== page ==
‘Fantastique’ Lives Up to Its Name

After losing a performance date due to the snowstorm last Thursday, the Chappell Players were finally able to open their show Fantastique Saturday, marking the debut of the original student written play.

This show was written by theatre group member Sebastian Scott and has been in the works since second semester of last year.

“I began writing it towards the end of March I believe,” Scott said. “I’ve had the idea sort of percolating for a while but I just sort of got inspired to keep moving with it.”

Once the idea was there, Scott began talking to Chappell Players’ president William Cusick about performing Fantastique on stage. Although there were two occasions last year when the group put on original one-act plays, they had never performed a full-length original work before.

“Basically, I had talked to Bill after having directed my two one acts last year,” said Scott. “He just felt confident I guess in my abilities, having seen me direct two plays already, and he gave me the green light.”

Auditions for the show were held the Tuesday before Halloween with the first rehearsal actually taking place on Halloween. However, excitement for the show began even before that among some of the actors.

“About seven of us sat down and read the script this summer at the theatre and I instantly fell in love with it,” said Chad Cunningham, who played D’Hero.

Fantastique is a comedy that tells the story of a “good, kind, handsome evil sorcerer” who gets killed often and falls in love with a witch who brings him back to life after one of his many deaths. A new hero, named D’Hero, comes to town looking to perform heroic duties and decides to try to murder the sorcerer, A’Villian Fantastique. Throughout the show, there are plenty of other characters providing laughs as things become “one giant, crazy mix-up.”

In part, it is the group of actors that Scott feels helped to make the show into the success that it was.

“I’m really glad that I had the actors I did,” Scott said. “It’s been a hard road but as far as having people watch something that I wrote, I couldn’t be more pleased because the effort they all put into it, they made it great.”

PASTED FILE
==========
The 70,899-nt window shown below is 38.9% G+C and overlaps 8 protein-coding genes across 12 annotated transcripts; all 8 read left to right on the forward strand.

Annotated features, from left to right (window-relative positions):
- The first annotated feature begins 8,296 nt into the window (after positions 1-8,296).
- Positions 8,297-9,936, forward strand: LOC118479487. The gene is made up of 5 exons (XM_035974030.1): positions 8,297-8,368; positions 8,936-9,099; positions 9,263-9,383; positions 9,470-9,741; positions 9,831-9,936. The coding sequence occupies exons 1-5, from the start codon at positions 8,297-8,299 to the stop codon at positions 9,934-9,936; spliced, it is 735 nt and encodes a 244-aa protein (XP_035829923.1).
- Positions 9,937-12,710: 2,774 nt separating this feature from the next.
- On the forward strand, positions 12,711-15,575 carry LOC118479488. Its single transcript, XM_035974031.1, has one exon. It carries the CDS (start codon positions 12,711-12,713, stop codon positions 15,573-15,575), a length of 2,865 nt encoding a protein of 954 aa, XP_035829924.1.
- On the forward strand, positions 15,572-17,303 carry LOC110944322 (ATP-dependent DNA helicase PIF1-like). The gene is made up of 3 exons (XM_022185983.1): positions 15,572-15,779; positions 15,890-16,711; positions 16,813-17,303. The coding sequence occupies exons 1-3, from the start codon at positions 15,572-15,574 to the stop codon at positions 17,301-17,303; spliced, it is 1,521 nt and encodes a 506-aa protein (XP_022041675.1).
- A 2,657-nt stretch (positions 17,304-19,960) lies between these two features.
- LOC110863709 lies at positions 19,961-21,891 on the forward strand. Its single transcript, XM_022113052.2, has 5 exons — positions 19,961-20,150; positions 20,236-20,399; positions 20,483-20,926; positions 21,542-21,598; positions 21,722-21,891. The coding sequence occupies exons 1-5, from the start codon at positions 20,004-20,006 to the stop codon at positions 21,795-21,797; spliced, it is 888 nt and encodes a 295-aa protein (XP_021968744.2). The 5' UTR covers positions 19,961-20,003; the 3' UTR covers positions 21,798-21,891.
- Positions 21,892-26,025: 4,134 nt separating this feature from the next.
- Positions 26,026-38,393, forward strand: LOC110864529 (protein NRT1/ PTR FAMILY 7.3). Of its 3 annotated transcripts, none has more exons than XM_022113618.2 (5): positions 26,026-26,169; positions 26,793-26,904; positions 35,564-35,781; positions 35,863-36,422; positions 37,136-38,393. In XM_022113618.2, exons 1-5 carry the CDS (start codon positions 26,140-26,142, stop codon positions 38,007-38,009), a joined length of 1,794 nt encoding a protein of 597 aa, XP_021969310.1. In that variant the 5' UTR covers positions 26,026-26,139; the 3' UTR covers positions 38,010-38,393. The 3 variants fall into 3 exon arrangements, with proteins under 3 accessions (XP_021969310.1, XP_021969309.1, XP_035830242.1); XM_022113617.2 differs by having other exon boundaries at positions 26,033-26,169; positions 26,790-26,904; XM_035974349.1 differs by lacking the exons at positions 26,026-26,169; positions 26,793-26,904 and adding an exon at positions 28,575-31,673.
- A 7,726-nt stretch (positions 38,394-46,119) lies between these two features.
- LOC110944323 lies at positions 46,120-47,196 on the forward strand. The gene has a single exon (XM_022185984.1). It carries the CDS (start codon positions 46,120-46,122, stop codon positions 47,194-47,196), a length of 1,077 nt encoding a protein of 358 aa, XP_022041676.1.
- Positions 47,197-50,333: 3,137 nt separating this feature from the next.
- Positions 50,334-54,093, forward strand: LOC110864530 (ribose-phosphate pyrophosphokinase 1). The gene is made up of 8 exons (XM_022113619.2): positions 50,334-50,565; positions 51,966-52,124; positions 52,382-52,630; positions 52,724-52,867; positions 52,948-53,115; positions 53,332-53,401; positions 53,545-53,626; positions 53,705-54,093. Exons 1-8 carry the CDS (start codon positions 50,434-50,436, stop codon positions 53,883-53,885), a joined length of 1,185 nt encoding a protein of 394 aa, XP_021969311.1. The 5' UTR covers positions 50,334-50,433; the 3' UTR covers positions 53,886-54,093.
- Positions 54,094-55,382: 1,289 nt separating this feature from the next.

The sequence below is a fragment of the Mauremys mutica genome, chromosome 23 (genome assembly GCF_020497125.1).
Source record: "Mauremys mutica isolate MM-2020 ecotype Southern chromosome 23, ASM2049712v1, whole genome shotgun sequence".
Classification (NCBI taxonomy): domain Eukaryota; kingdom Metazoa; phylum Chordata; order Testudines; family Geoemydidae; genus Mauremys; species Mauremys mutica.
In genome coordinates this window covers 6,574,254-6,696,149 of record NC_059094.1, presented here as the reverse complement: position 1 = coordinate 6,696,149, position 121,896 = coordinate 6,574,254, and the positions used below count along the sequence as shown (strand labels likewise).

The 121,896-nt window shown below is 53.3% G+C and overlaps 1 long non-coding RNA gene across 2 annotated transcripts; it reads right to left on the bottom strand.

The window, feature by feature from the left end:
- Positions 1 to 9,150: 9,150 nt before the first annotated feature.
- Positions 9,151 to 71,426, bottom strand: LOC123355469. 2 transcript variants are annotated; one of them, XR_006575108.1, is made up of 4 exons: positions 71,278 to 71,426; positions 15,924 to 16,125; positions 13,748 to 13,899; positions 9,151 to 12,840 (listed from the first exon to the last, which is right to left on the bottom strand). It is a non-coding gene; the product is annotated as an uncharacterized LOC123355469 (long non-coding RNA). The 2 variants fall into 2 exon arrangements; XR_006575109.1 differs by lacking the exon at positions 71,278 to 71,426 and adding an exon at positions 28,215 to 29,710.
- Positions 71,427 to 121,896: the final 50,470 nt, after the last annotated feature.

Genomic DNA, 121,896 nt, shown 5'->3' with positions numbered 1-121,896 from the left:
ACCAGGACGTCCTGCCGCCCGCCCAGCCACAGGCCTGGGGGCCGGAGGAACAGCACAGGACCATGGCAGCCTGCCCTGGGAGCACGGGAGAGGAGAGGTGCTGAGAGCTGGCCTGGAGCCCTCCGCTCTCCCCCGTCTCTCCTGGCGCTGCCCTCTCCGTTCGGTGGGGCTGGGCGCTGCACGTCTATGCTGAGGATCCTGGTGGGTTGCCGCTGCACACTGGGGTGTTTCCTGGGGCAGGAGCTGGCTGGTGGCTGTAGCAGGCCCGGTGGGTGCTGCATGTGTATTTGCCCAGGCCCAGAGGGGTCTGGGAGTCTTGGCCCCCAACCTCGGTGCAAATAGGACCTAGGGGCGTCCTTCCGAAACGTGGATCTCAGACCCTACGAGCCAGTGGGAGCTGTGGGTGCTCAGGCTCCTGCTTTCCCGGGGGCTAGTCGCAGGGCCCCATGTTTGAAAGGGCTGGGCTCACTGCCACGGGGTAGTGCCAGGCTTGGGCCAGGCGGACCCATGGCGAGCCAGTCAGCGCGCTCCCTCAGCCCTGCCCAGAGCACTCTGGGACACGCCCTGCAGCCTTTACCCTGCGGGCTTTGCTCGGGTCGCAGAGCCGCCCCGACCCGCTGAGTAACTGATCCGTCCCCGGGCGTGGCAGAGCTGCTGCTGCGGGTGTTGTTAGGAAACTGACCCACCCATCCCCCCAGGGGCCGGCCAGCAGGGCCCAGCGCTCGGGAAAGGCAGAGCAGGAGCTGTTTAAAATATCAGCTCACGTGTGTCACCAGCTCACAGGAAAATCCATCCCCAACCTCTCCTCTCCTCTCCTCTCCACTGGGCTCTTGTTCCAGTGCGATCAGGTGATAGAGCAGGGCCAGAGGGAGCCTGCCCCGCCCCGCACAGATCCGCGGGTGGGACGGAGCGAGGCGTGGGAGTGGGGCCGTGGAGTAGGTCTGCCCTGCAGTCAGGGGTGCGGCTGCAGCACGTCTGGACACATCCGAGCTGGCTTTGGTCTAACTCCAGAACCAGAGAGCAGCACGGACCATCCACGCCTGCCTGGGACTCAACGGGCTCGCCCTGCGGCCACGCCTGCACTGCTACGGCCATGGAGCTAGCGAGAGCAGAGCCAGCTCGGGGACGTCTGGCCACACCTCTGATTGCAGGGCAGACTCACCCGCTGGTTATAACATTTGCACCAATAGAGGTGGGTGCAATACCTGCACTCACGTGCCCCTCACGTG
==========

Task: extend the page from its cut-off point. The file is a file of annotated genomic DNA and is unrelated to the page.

Once the Chappell Players were able to have their opening performance, it proved to be a successful one.

“Considering it was our first and last performance, I think we, as a cast, kicked butt,” Cunningham said.

“I thought it went very well,” said Scott. “The actors really put on their best performances and aside from some minor technical glitches, which I don’t think anyone in the audience noticed, the show went without a hitch. I was extremely pleased with the outcome.”

The show was also a success in terms of the turnout, with estimates indicating that it brought in more people than some better known plays put on by the Chappell Players.

“I didn’t get the official number, but I heard estimates from 100 to 140 people, which I rate a monstrous success considering Othello [performed earlier this semester] didn’t even get that many on some nights,” Scott said.

“I was very happy that that many people showed up and enjoyed it as much as they did,” said Cunningham.

On the Little Theatre marquee, Fantastique was billed as “It’s funny. We promise.” By listening to the audience at the show, it was easy to tell that the Chappell Players had kept their promise.

“It’s a funny play and they laughed, so we must have done something right,” said Cunningham.

“They laughed and that’s all I wanted,” Scott said. “They applauded after every scene which was incredibly gratifying and several of the audience members whom I had never met before congratulated me after the show. I was very happy that so many people enjoyed the show.”

Unfortunately, due to auditions for upcoming shows and other performing arts events that will be taking place, the Chappell Players will be unable to reschedule a second performance, although Scott is glad to have the opportunity to put it on at all, even if only one time.

“One show is all I got, but at least I got the chance to put it on once,” he said.